Unfortunately, the weather again was pretty fouled up, and though it didn’t rain, there was little sun and even started snowing while I was in the park itself! Just ugh. Temperature was about 0-1 degrees, and it sure was difficult taking pictures when the entire body was shivering LOL.

The park while stunning in landscaping and its flora lovingly tended to by its caretakers is in reality rather small. I’ll put it very roughly at perhaps a quarter the size of Singapore’s own Botanic Gardens. Moreover, the park itself is surrounded by urbanization and all the trappings of modern civilization. It wasn’t easy composing pictures without seeing some apartment block in the distance.

in any case: here’s a selection of pictures:






I took a couple of hundred additional exposures too for HDR compositions. Will post them up when I’m done processing them.:)

Oishi!! – Part 4

Friday evening was the last day in which dinner was complimentary from my hotel.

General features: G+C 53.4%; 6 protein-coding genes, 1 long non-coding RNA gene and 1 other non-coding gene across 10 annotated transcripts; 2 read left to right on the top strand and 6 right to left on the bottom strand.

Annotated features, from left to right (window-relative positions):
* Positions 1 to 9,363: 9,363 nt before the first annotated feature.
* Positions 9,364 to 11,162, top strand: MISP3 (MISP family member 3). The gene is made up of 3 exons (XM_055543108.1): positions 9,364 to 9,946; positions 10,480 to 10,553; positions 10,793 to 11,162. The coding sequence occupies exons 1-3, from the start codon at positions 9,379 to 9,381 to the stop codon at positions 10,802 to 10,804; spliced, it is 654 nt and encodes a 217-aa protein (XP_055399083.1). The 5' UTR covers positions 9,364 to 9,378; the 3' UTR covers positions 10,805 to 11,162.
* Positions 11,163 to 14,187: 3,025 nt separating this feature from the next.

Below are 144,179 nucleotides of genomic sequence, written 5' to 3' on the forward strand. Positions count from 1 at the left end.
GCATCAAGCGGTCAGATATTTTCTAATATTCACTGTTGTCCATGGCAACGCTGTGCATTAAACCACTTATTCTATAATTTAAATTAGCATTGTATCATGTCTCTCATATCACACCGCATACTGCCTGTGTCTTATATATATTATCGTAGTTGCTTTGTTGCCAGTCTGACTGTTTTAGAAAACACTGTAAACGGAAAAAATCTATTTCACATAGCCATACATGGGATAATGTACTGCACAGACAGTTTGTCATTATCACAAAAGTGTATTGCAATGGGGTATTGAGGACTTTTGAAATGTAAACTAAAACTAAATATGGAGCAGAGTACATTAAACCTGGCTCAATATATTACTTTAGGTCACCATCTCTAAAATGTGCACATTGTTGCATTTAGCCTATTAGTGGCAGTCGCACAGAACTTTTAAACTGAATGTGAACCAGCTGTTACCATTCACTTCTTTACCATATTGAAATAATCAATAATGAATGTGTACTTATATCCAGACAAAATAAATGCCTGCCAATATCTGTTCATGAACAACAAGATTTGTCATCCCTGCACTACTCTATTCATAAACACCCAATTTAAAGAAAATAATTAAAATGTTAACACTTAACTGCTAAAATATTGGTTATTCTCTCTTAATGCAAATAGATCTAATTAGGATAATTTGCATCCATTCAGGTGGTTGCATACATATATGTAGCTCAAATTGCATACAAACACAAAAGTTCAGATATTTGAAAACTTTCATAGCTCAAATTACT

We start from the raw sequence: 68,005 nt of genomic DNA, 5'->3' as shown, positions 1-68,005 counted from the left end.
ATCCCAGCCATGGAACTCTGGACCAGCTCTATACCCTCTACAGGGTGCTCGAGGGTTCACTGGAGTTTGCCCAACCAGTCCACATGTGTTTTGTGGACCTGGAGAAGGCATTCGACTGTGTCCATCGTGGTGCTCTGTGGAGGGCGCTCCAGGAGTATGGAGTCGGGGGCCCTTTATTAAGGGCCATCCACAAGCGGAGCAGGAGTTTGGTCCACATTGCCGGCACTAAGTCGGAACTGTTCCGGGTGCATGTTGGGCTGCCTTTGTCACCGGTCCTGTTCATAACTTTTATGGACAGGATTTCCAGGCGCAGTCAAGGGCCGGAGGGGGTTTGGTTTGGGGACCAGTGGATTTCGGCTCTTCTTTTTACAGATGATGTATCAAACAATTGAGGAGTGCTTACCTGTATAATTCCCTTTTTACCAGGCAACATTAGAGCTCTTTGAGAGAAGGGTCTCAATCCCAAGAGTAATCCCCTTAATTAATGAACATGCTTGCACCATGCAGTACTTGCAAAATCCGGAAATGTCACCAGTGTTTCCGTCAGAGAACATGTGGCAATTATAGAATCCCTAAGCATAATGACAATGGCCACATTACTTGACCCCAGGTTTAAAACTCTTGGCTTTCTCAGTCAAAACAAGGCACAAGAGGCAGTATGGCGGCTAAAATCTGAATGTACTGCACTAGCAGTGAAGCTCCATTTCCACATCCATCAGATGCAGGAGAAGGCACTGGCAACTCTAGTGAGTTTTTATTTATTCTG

Dinner last night was exquisite as always though the restaurant wait staff were terrifically busy as there was a small wedding reception hosted in the restaurant too. The married couple were dressed in full traditional costumes, with the bride looking exactly like what you see in paintings – magnificent hairdo (though from my end it looked suspiciously like a wig), a huge kimono; and several of the guests were also in Japanese-styled suits and kimonos too.

Their reception table was partitioned off, though I managed to just take one picture of the happy couple (won’t post it here though).

So, coming back to dinner; it started with a very interesting long porcelain plate of appetizers:


Then raw meats: was that beef I ate…?


Then Japanese-styled meat balls:


Can’t remember what the name of this is: but it’s kaige something something!


And finally the main course (didn’t take pictures of the dessert):


It’s just incredible: I’ve had six evening of Japanese fine dining, and none of the dishes on each evening were repeated. Just goes to show the huge variety of cuisine here. Though at this point I’m already getting a little tired of Japanese cuisine. It’s delicious, but right now I’m already dying for roti prata, roti john, char kway teow, bak chor noodles etc.!

So, for tonight’s dinner I’m wondering: shall I go back to KFC / MacDonalds…? :)